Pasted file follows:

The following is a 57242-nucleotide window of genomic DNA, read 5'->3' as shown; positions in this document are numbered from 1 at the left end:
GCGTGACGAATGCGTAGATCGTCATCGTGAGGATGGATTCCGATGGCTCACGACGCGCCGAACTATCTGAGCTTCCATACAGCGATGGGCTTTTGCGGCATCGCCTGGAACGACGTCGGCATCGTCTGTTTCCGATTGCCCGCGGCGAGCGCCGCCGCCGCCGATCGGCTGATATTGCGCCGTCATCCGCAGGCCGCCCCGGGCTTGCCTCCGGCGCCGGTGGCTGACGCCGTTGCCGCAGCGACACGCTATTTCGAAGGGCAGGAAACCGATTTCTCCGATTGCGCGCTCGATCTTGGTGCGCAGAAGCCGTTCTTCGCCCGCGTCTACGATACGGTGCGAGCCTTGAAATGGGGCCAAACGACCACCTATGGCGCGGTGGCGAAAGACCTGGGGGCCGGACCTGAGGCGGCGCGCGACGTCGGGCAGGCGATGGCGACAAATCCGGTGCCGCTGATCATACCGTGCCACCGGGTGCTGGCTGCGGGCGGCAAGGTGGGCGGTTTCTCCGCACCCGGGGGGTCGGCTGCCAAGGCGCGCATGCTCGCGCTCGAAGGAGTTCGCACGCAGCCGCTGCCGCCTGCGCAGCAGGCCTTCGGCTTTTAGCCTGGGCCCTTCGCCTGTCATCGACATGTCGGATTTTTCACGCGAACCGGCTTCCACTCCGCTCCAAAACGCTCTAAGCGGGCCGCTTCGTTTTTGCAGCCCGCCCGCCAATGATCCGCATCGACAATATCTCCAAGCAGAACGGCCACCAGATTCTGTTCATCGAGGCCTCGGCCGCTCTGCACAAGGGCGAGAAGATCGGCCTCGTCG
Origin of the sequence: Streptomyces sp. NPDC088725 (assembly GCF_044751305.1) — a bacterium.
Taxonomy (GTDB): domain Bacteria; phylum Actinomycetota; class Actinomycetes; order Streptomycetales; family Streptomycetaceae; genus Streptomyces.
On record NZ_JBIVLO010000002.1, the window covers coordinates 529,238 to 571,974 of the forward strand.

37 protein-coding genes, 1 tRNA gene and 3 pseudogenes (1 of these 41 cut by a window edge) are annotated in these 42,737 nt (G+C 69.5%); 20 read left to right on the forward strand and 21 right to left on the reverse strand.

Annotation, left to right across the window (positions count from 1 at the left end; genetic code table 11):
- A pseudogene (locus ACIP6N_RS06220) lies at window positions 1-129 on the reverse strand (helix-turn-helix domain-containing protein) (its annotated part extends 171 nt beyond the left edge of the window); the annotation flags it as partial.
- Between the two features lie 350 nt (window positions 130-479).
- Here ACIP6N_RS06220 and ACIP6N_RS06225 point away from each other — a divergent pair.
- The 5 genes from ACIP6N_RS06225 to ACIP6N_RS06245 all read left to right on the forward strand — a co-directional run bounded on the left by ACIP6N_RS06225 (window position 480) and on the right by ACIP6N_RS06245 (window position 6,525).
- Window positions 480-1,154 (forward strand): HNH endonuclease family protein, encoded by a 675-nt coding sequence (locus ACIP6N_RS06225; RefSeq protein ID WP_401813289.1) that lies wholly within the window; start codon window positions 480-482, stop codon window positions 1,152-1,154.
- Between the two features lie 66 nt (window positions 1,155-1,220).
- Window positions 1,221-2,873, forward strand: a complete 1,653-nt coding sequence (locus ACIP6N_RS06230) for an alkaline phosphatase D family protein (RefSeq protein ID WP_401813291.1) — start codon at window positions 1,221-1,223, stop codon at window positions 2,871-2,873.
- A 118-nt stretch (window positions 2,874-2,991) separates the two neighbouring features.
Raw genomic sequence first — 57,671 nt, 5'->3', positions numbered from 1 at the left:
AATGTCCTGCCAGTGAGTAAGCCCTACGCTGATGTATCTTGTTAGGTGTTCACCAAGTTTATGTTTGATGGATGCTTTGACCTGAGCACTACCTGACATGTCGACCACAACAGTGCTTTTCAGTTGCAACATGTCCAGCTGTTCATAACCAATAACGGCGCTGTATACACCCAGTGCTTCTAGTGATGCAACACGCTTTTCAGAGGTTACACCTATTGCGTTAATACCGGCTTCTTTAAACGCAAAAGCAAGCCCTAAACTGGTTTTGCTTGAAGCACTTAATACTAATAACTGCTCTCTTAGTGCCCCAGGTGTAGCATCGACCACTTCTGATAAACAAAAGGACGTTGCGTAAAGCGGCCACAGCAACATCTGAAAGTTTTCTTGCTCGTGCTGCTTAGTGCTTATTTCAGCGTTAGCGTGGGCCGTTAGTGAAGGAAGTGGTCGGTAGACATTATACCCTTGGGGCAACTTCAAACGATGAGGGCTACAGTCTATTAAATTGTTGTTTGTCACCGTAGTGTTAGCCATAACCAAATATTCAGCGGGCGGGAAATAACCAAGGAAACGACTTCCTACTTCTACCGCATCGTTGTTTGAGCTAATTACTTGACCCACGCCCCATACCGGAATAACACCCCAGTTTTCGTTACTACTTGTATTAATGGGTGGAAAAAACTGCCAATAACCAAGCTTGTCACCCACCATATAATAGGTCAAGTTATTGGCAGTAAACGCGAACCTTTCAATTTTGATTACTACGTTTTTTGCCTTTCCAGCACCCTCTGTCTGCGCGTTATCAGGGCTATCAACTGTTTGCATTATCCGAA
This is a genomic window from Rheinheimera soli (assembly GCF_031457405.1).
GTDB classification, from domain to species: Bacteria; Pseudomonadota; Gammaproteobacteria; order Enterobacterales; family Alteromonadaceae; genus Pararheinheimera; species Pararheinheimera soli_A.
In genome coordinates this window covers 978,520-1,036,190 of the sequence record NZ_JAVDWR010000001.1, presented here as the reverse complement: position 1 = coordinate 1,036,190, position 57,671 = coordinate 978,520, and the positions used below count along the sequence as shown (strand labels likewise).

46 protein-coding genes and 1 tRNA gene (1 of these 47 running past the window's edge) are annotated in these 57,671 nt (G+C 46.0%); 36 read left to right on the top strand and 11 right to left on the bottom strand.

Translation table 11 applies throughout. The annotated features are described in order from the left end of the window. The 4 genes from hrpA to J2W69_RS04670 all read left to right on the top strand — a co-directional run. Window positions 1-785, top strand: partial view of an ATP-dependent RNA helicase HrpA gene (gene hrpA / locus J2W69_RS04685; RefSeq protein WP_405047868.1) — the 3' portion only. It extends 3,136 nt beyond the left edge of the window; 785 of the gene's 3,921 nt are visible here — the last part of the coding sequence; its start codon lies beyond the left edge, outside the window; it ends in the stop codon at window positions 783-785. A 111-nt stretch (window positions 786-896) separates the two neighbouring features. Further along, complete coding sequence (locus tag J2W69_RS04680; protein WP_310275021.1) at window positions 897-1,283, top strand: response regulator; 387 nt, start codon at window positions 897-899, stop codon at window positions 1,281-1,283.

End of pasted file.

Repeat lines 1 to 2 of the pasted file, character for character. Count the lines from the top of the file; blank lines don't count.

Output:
The following is a 57242-nucleotide window of genomic DNA, read 5'->3' as shown; positions in this document are numbered from 1 at the left end:
GCGTGACGAATGCGTAGATCGTCATCGTGAGGATGGATTCCGATGGCTCACGACGCGCCGAACTATCTGAGCTTCCATACAGCGATGGGCTTTTGCGGCATCGCCTGGAACGACGTCGGCATCGTCTGTTTCCGATTGCCCGCGGCGAGCGCCGCCGCCGCCGATCGGCTGATATTGCGCCGTCATCCGCAGGCCGCCCCGGGCTTGCCTCCGGCGCCGGTGGCTGACGCCGTTGCCGCAGCGACACGCTATTTCGAAGGGCAGGAAACCGATTTCTCCGATTGCGCGCTCGATCTTGGTGCGCAGAAGCCGTTCTTCGCCCGCGTCTACGATACGGTGCGAGCCTTGAAATGGGGCCAAACGACCACCTATGGCGCGGTGGCGAAAGACCTGGGGGCCGGACCTGAGGCGGCGCGCGACGTCGGGCAGGCGATGGCGACAAATCCGGTGCCGCTGATCATACCGTGCCACCGGGTGCTGGCTGCGGGCGGCAAGGTGGGCGGTTTCTCCGCACCCGGGGGGTCGGCTGCCAAGGCGCGCATGCTCGCGCTCGAAGGAGTTCGCACGCAGCCGCTGCCGCCTGCGCAGCAGGCCTTCGGCTTTTAGCCTGGGCCCTTCGCCTGTCATCGACATGTCGGATTTTTCACGCGAACCGGCTTCCACTCCGCTCCAAAACGCTCTAAGCGGGCCGCTTCGTTTTTGCAGCCCGCCCGCCAATGATCCGCATCGACAATATCTCCAAGCAGAACGGCCACCAGATTCTGTTCATCGAGGCCTCGGCCGCTCTGCACAAGGGCGAGAAGATCGGCCTCGTCG